You.

You’ve spent weeks tiptoeing around yourself. It is almost as if you are trying as hard as you can to not disturb your very own existence.

But what is it really? What is your existence?

You don’t feel like yourself. You are but a ghost of someone you once knew. You’ve noticed it. Your best friend has noticed it. In fact, almost everyone around you has noticed how you are stepping beside yourself.

It’s not like you’ve never been there. You have spent months in a kind of existential limbo. The simple thought of that scares you. No actually, it terrifies you. You have tried so hard to distance yourself from the memory of fever induced nightmares and midnight meltdowns. Yet, somehow, a part of you is still connected to that. It is as if there is a dark shadow hovering over you, following you around, waiting for you to acknowledge its existence so it starts solidifying.

Gone are the days when you could talk it out. Or better yet, write it out. All you have is clenched fists and a quivering jaw. Your lack of eloquence pains you. The words stuck at your fingertips a constant reminder of the abominable limbo.

You start questioning yourself. You try to figure it out. “Am I feeling empty again?”. No, not really. It more like your chest is caving in under its own weight while your internal organs are making a ruckus rattling within you.

You’ve brought this on yourself. You know it. And you have the key to get yourself out of it. At least you think you do. But this storm of resentment and self-loathing is clouding your judgement. In the comfort of everything you’ve ever known, you yearn for something new. Anything unknown. Anything. If anyone heard you say that, they would think you are trying to find a new you. It does indeed sound like you are just trying to run away like a 15 year old throwing a tantrum. But in all reality, you’re just trying to find yourself.

Book Recommendations!

My birthday is next week and my brother, being the awesome sibling he is, gifted me a certain amount of money to spend on books. This is where you all come in!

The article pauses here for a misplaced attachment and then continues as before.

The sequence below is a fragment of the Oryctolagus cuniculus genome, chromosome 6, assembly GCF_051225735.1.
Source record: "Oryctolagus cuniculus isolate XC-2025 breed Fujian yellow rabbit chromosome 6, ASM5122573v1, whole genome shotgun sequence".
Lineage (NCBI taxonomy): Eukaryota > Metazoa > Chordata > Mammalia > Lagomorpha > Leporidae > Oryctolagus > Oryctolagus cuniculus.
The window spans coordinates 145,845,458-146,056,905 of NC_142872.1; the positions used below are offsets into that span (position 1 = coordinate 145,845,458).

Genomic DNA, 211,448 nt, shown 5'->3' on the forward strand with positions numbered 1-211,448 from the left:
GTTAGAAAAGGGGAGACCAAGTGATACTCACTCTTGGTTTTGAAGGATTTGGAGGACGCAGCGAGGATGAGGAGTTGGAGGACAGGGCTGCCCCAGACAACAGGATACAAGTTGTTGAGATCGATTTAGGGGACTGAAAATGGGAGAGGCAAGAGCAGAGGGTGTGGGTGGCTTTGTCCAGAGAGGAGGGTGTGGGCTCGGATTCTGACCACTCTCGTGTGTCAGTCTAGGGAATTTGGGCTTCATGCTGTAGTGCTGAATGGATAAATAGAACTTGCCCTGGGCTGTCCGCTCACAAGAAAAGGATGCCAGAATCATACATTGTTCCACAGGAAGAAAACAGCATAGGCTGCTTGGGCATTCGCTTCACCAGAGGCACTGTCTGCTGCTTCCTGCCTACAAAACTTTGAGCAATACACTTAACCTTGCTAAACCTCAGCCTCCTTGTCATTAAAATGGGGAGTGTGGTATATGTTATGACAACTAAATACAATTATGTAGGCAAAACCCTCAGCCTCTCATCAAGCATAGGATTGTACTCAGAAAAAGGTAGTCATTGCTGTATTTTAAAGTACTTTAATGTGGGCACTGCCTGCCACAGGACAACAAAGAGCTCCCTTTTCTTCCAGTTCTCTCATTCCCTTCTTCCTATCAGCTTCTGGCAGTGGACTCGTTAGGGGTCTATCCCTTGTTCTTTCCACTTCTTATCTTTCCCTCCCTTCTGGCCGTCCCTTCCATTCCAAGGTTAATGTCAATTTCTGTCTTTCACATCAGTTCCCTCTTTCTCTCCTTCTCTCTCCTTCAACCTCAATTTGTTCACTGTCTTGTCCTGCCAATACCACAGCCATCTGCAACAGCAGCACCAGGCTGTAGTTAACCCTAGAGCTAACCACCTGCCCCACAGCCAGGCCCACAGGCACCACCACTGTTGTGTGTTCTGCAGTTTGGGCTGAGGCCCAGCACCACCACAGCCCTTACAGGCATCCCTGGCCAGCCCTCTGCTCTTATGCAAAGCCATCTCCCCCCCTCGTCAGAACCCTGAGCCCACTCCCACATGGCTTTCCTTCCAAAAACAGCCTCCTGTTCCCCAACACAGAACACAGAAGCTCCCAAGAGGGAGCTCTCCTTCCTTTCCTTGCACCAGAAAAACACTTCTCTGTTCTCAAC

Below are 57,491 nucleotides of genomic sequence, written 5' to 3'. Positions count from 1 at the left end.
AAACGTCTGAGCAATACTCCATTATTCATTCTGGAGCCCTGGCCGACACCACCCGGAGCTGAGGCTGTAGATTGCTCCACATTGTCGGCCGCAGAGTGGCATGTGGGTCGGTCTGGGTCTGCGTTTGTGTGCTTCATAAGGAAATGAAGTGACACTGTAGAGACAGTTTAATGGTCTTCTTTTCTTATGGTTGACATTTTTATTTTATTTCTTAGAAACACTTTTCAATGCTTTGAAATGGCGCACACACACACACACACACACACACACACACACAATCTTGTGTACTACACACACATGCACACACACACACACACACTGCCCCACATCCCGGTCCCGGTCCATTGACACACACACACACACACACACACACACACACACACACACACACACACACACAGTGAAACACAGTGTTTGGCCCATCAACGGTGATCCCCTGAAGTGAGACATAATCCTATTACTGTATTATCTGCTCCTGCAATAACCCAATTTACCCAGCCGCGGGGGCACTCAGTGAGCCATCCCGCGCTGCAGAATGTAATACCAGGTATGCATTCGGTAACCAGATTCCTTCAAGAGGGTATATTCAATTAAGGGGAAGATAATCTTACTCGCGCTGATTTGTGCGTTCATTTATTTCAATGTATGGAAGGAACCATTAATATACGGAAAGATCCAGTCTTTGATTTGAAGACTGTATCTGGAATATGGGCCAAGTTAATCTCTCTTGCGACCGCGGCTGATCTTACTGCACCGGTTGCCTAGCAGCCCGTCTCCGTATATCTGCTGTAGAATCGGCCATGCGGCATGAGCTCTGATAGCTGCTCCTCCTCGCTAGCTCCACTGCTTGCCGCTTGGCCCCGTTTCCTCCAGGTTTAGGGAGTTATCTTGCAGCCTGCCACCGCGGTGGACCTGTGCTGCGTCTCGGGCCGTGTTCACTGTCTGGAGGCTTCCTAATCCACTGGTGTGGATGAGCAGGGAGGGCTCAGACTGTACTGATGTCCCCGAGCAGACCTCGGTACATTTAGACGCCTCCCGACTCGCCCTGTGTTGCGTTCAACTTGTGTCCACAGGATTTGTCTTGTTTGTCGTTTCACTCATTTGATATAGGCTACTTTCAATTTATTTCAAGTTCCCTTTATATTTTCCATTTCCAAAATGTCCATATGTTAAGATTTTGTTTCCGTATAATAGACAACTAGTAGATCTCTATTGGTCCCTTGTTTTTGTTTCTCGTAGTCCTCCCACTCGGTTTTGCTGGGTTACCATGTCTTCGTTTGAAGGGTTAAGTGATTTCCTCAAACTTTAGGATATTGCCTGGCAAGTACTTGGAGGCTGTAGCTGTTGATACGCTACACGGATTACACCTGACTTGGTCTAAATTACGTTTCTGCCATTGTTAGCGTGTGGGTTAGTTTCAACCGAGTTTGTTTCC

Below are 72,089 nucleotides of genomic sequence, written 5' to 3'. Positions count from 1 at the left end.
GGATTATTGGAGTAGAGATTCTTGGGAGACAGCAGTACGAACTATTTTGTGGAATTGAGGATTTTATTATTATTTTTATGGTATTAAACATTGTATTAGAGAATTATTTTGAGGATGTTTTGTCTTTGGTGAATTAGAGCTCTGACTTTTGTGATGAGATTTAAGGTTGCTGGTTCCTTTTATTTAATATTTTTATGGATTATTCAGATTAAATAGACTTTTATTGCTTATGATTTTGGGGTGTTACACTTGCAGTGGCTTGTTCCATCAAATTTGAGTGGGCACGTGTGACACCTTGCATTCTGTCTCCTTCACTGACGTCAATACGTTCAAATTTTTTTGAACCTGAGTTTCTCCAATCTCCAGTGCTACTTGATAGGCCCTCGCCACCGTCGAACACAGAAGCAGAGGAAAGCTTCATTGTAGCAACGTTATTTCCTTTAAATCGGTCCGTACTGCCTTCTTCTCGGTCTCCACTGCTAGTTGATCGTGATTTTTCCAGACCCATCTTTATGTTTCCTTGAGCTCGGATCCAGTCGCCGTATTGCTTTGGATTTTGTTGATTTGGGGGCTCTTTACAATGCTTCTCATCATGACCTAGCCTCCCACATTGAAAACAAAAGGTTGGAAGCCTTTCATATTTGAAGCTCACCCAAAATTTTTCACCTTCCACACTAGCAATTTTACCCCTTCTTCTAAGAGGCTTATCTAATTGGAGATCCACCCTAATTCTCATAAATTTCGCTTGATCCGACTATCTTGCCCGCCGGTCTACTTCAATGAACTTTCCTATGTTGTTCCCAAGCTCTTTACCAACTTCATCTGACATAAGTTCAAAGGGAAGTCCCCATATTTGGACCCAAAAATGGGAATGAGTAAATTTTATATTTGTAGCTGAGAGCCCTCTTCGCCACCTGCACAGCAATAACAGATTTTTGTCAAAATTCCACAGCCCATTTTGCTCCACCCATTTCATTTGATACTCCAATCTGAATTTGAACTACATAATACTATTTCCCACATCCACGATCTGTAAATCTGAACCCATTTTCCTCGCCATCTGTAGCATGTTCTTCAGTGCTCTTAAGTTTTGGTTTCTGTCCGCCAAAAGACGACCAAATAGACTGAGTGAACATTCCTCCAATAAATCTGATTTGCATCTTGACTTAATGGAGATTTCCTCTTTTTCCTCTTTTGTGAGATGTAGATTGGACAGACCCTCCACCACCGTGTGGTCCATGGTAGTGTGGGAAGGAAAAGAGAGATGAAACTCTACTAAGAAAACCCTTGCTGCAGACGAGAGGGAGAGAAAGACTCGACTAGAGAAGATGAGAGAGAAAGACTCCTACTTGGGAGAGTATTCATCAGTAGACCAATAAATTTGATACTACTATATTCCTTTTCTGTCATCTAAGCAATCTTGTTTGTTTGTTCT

I am mostly going to buy Kindle books because I don’t want to wait for shipping. I also don’t want to deal with customs. So far, my list has five books that I want to get, three of which were recommended by Jacob. The books are

  • No Matter the Wreckage by Sarah Kay
  • At Night We Walk in Circles by Daniel Alarcón
  • Alif the Unseen by G. Willow Wilson
  • The Golem and the Jinni by Helene Wecker
  • The Historian by Elizabeth Kostova

What books do you think I should add to this list? I am trying to make a shortlist to choose from. Feel free to take a look at my Goodreads to see what kind of books I read. Of course, I will be writing reviews for the books I read this summer. Although that might have to wait until next month when I am done with my internship.

Either way, leave your recommendations in the comment section here or on Facebook or Twitter! Can’t wait to make a list based on your suggestions.

My Current Top 6 Albums

I was nominated by my brother to list the 6 albums that I listen to the most on Tumblr. However, because I have not posted anything music related in a while and I think it is time for a new post, I decided to do it on here instead of Tumblr.

So here it goes! Six albums that I have been listening to a lot recently:

  • Hindi Zahra – Homeland (2015)

I think it is no surprise that this album is on here. Ever since it came out, I have been listening to it rather religiously. Homeland is Hindi Zahra’s second album and it has met all the expectations set by her previous record. In fact, I loved this album so much that I took a night off during my finals week last semester to go see Hindi Zahra’s concert in Meknes that was part of her Moroccan Homeland tour!

  • Ben Howard – I Forget Where We Were (2014)